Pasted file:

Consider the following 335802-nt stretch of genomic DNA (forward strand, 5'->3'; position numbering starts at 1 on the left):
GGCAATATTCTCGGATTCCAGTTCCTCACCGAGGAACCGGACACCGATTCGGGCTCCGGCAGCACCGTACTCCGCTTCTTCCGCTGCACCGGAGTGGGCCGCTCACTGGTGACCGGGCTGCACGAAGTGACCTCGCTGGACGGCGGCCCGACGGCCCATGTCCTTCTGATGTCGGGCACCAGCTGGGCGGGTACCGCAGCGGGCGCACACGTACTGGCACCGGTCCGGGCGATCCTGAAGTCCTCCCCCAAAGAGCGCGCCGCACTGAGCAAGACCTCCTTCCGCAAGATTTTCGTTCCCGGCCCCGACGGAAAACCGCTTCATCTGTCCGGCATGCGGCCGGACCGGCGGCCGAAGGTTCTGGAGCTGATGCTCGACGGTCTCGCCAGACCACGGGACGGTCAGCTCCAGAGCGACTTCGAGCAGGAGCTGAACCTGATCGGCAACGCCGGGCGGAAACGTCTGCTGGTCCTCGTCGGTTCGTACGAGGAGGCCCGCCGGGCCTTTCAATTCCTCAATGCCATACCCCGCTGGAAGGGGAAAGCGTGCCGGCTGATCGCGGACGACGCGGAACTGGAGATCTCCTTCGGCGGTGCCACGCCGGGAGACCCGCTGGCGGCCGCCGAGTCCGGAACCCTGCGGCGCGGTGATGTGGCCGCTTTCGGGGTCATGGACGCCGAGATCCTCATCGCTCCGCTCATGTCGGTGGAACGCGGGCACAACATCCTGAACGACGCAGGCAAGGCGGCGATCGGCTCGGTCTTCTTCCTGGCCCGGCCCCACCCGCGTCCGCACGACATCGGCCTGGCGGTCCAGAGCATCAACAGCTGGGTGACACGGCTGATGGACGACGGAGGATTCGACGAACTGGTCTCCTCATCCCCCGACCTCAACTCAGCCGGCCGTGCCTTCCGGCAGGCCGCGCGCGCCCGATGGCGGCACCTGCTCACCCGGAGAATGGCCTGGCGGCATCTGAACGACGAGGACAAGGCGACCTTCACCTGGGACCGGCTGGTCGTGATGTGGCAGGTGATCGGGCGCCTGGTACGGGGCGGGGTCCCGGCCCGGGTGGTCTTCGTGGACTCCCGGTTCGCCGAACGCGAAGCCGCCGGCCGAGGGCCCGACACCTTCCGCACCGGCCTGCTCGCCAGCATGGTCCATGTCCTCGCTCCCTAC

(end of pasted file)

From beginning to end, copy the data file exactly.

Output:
Consider the following 335802-nt stretch of genomic DNA (forward strand, 5'->3'; position numbering starts at 1 on the left):
GGCAATATTCTCGGATTCCAGTTCCTCACCGAGGAACCGGACACCGATTCGGGCTCCGGCAGCACCGTACTCCGCTTCTTCCGCTGCACCGGAGTGGGCCGCTCACTGGTGACCGGGCTGCACGAAGTGACCTCGCTGGACGGCGGCCCGACGGCCCATGTCCTTCTGATGTCGGGCACCAGCTGGGCGGGTACCGCAGCGGGCGCACACGTACTGGCACCGGTCCGGGCGATCCTGAAGTCCTCCCCCAAAGAGCGCGCCGCACTGAGCAAGACCTCCTTCCGCAAGATTTTCGTTCCCGGCCCCGACGGAAAACCGCTTCATCTGTCCGGCATGCGGCCGGACCGGCGGCCGAAGGTTCTGGAGCTGATGCTCGACGGTCTCGCCAGACCACGGGACGGTCAGCTCCAGAGCGACTTCGAGCAGGAGCTGAACCTGATCGGCAACGCCGGGCGGAAACGTCTGCTGGTCCTCGTCGGTTCGTACGAGGAGGCCCGCCGGGCCTTTCAATTCCTCAATGCCATACCCCGCTGGAAGGGGAAAGCGTGCCGGCTGATCGCGGACGACGCGGAACTGGAGATCTCCTTCGGCGGTGCCACGCCGGGAGACCCGCTGGCGGCCGCCGAGTCCGGAACCCTGCGGCGCGGTGATGTGGCCGCTTTCGGGGTCATGGACGCCGAGATCCTCATCGCTCCGCTCATGTCGGTGGAACGCGGGCACAACATCCTGAACGACGCAGGCAAGGCGGCGATCGGCTCGGTCTTCTTCCTGGCCCGGCCCCACCCGCGTCCGCACGACATCGGCCTGGCGGTCCAGAGCATCAACAGCTGGGTGACACGGCTGATGGACGACGGAGGATTCGACGAACTGGTCTCCTCATCCCCCGACCTCAACTCAGCCGGCCGTGCCTTCCGGCAGGCCGCGCGCGCCCGATGGCGGCACCTGCTCACCCGGAGAATGGCCTGGCGGCATCTGAACGACGAGGACAAGGCGACCTTCACCTGGGACCGGCTGGTCGTGATGTGGCAGGTGATCGGGCGCCTGGTACGGGGCGGGGTCCCGGCCCGGGTGGTCTTCGTGGACTCCCGGTTCGCCGAACGCGAAGCCGCCGGCCGAGGGCCCGACACCTTCCGCACCGGCCTGCTCGCCAGCATGGTCCATGTCCTCGCTCCCTAC